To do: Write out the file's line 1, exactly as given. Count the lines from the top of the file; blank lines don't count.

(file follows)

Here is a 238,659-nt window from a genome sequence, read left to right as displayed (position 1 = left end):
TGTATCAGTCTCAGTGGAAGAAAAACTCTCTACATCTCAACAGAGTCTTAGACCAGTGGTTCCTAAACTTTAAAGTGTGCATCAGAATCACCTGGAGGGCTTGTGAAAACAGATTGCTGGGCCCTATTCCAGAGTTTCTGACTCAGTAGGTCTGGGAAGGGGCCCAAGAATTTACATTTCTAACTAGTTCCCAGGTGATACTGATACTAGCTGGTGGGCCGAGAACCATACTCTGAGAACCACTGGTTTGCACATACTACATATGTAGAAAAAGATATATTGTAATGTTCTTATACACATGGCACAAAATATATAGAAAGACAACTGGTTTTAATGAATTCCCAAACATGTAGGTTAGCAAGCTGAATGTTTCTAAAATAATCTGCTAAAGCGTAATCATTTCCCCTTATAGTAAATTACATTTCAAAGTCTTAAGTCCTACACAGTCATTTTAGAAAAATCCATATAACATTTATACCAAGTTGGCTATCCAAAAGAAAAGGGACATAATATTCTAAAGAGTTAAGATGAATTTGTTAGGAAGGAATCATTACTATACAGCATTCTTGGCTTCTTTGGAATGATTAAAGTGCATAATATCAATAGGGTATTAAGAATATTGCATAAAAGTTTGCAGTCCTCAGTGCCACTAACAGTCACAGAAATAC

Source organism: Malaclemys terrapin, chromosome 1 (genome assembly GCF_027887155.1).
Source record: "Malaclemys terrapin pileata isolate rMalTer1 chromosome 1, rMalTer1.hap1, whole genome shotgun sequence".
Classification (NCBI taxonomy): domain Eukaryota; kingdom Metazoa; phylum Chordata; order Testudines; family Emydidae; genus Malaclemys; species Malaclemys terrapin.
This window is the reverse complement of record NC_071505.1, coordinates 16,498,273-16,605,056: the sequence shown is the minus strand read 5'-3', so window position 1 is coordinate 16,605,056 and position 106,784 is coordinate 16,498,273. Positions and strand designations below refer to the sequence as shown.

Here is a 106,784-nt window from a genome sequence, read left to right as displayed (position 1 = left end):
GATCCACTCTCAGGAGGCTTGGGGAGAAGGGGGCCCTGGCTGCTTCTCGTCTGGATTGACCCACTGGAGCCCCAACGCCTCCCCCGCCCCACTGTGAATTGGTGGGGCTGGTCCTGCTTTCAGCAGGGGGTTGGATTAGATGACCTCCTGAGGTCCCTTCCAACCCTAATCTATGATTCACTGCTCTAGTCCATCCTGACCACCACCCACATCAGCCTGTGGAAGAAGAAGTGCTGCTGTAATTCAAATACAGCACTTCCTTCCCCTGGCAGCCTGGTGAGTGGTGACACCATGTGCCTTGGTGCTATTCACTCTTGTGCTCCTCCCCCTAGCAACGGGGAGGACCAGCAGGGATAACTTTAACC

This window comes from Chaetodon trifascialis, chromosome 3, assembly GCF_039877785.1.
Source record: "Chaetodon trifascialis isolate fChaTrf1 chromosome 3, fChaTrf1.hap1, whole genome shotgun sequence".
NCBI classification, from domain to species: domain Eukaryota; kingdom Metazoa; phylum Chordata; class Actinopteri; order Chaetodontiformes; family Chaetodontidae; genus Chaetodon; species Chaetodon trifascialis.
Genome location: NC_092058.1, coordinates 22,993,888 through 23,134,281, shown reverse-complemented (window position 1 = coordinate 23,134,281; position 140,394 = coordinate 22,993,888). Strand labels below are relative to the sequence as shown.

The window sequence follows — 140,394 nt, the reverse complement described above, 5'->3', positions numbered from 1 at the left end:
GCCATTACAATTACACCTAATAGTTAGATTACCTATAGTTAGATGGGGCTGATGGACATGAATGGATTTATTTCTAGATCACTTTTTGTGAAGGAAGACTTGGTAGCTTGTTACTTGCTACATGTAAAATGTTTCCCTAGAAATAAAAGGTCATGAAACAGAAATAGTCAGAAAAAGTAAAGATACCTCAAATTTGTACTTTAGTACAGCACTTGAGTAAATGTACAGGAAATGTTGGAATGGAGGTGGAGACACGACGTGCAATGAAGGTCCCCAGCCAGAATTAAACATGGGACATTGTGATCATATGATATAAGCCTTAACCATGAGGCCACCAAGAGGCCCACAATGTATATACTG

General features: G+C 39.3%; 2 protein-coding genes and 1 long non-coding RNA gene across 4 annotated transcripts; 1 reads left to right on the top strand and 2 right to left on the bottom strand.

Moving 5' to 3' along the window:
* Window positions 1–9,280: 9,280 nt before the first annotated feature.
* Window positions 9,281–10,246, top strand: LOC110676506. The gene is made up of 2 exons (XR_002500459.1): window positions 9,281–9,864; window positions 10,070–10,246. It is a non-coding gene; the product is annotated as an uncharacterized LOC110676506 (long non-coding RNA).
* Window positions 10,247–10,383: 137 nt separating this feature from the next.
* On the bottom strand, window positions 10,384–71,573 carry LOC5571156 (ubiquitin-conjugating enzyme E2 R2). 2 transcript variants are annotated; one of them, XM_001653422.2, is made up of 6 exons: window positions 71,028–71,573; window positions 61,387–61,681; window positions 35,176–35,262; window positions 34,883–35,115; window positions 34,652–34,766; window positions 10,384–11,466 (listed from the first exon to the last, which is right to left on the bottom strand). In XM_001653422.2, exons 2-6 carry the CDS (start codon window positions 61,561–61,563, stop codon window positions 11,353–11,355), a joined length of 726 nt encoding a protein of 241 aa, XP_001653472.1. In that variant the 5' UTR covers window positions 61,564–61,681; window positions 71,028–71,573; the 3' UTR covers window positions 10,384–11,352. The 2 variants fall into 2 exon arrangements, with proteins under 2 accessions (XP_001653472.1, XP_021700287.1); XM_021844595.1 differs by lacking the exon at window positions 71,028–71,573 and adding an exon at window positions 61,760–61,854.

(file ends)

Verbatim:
Here is a 238,659-nt window from a genome sequence, read left to right as displayed (position 1 = left end):